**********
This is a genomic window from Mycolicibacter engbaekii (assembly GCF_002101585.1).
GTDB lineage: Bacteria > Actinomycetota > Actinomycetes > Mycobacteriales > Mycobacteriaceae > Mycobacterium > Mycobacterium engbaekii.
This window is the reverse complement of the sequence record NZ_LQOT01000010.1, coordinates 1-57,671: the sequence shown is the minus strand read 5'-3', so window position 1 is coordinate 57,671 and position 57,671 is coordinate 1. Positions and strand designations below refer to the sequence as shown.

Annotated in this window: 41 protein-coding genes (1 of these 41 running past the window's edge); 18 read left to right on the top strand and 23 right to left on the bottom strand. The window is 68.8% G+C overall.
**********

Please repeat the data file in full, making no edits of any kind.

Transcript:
This is a genomic window from Mycolicibacter engbaekii (assembly GCF_002101585.1).
GTDB lineage: Bacteria > Actinomycetota > Actinomycetes > Mycobacteriales > Mycobacteriaceae > Mycobacterium > Mycobacterium engbaekii.
This window is the reverse complement of the sequence record NZ_LQOT01000010.1, coordinates 1-57,671: the sequence shown is the minus strand read 5'-3', so window position 1 is coordinate 57,671 and position 57,671 is coordinate 1. Positions and strand designations below refer to the sequence as shown.

Annotated in this window: 41 protein-coding genes (1 of these 41 running past the window's edge); 18 read left to right on the top strand and 23 right to left on the bottom strand. The window is 68.8% G+C overall.